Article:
There wasn’t much of a honeymoon Wednesday for Britain’s embattled Theresa May after she survived a bid to oust her by critics from her own Conservative party.
Standing outside No. 10 Downing Street after an internal party vote she won but not emphatically, May pledged she will “get on with the job of delivering Brexit.”
But the British leader’s opponents from both the euroskeptic and pro-European Union wings of her party were not silenced, warning her survival has done nothing to improve the chances of getting the House of Commons to approve her contentious Brexit deal.
More than a third of the Conservative lawmakers voted against her, preferring to see the party elect a new leader, underscoring the mountain she still has to scale in getting her Brexit deal through a Parliament that has grave doubts about the agreement.
Many in party vote against May
Conservative lawmakers rejected a no-confidence motion to May’s leadership, 200-117, but the win has merely exposed the bitter split in her party over Britain’s departure from the EU and provides no clues as to how May can plot a course out of the Brexit maze, analysts say.
Ominously, most lawmakers who don’t have government jobs or positions voted for May to go.
Even May loyalists conceded privately that her win was hardly a ringing endorsement.
Her critics, as well as Britain’s opposition parties, quickly pointed out that surviving an attempt to topple her changes nothing when it comes to the arithmetic in the House of Commons, where a majority oppose a Brexit withdrawal deal, which took months of haggling with the EU to negotiate.
Before May had even finished talking about a “renewed mission” and her hope of “bringing the country back together,” hardcore euroskeptics in her party announced in a statement, “We cannot and will not support the disastrous withdrawal agreement the prime minister has negotiated.”
They warned that if she pushes ahead with it, the likelihood is that she will be setting the country on course for a general election.
May runs a minority government. With the main parties splintered, the House of Commons is deadlocked, and there’s no majority for anything when it comes to Brexit, including crashing out without a deal, staying in, or holding a second referendum. There is only a majority against her deal.
The warning from Conservative euroskeptics was echoed by Northern Ireland’s Democratic Unionist Party (DUP), whose 10 lawmakers in the House of Commons prop up the minority Conservative government.
The DUP is deeply opposed to the withdrawal agreement that would see Northern Ireland treated differently from the rest of Britain, in order to avoid the imposition of customs checks on the border separating Northern Ireland and the Republic of Ireland. They fear the different treatment will end up weakening the ties between the province and London.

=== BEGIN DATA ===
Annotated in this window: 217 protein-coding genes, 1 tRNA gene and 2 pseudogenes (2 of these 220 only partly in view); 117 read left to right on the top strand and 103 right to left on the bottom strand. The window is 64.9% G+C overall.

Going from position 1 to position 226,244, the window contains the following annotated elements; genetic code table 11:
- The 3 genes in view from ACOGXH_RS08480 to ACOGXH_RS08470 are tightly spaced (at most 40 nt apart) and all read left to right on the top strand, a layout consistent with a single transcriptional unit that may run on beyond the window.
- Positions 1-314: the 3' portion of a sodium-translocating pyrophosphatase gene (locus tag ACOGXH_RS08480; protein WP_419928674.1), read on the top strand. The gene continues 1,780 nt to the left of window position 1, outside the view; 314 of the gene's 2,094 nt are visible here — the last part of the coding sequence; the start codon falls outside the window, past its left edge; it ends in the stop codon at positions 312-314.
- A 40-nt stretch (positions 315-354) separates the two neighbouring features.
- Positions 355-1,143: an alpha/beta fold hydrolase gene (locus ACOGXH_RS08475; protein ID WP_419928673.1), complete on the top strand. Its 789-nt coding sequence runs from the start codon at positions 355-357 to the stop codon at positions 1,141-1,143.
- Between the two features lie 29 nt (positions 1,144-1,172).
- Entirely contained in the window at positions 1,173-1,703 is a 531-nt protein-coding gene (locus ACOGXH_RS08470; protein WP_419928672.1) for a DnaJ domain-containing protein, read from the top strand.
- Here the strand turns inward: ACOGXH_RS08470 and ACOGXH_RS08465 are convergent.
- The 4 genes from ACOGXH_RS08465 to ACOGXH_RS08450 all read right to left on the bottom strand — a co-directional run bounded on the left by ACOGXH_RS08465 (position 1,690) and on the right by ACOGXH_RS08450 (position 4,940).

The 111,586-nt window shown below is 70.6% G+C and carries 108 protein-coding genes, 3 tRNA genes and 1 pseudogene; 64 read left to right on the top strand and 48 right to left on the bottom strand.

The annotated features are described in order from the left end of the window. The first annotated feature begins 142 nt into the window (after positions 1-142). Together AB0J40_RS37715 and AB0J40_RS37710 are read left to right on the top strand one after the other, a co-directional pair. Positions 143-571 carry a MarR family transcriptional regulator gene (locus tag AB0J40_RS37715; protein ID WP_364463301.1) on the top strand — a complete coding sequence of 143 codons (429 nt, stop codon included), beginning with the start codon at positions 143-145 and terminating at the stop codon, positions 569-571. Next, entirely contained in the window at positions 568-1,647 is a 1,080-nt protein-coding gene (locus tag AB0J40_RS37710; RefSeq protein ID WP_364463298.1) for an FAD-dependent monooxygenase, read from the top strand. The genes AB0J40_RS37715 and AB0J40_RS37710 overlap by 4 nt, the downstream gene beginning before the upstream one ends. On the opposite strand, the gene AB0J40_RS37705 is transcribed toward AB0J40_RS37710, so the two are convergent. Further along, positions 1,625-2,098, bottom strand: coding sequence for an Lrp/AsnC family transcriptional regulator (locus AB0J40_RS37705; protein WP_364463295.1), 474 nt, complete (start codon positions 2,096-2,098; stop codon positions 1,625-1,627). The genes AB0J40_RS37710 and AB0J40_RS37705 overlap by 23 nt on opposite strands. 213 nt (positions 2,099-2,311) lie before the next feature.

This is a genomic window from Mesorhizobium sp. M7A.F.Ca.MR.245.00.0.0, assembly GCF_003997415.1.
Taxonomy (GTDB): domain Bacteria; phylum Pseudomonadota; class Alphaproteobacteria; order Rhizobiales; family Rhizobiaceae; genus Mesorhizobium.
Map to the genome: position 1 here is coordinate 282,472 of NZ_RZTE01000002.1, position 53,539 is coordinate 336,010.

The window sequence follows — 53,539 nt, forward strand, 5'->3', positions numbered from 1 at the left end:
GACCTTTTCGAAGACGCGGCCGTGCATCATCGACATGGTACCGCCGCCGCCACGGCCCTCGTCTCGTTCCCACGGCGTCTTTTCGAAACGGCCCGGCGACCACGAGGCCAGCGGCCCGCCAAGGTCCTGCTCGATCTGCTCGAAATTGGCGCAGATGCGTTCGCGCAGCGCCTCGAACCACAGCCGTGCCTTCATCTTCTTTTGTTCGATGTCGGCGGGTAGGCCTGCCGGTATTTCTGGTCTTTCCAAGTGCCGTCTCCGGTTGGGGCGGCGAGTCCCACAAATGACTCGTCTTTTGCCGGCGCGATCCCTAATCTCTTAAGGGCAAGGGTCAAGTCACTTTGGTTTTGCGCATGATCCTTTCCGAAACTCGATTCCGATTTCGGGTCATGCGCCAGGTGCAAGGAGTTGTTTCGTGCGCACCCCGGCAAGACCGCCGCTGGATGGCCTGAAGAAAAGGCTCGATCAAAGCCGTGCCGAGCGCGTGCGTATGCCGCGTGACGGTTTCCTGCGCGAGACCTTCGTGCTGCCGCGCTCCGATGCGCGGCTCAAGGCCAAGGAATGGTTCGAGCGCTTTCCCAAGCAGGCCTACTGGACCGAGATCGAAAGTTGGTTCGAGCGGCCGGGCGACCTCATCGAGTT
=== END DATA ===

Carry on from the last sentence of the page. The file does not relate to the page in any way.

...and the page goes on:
May spoke to DUP leader Arlene Foster shortly before the confidence vote, trying to persuade her to withdraw her opposition to the deal.
Foster later said she “emphasized that tinkering around the edges would not work. … We wanted fundamental legal text changes.”
Brexit vote delayed
On Monday, May delayed a scheduled House of Commons vote on the exit deal as it became clear lawmakers were set to reject it. Defeat would likely force May out of No. 10 Downing Street and possibly trigger the fall of the Conservative government and an early general election.
May’s deal, which tries to square the circle between Britons who want to remain in the EU and Brexiters who want a clean, sharp break, would see Britain locked in a customs union with the EU for several years while it negotiates a more permanent, but vaguely defined, free trade settlement with its largest trading partner.
In the temporary customs union, Britain would be unable to influence EU laws, regulations and product standards it would have to observe. It would be not be able to implement free trade deals with non-EU countries.
Opposition parties also warned that May’s remaining as prime minister would not lessen parliamentary opposition to the deal.
“Tonight’s vote changes nothing,” Labor Party leader Jeremy Corbyn said. “Theresa May has lost her majority in Parliament. Her government is in chaos, and she’s unable to deliver a Brexit deal that works for the country and puts jobs and the economy first.”
It is unclear when a Brexit vote in the House of Commons might take place.
Back to Brussels
Some government managers said the vote could happen next week or even be delayed until next month. All May has said is that it will take place by Jan. 21, a cut-off date for Parliament to get legislation through in time for Britain’s scheduled departure March 29.
May will fly Thursday to Brussels to appeal once again to her fellow EU leaders to agree to concessions. But she tried that Tuesday, criss-crossing Europe on a whistle-stop diplomatic tour that took her to Berlin and The Hague, but got no agreement on anything substantive.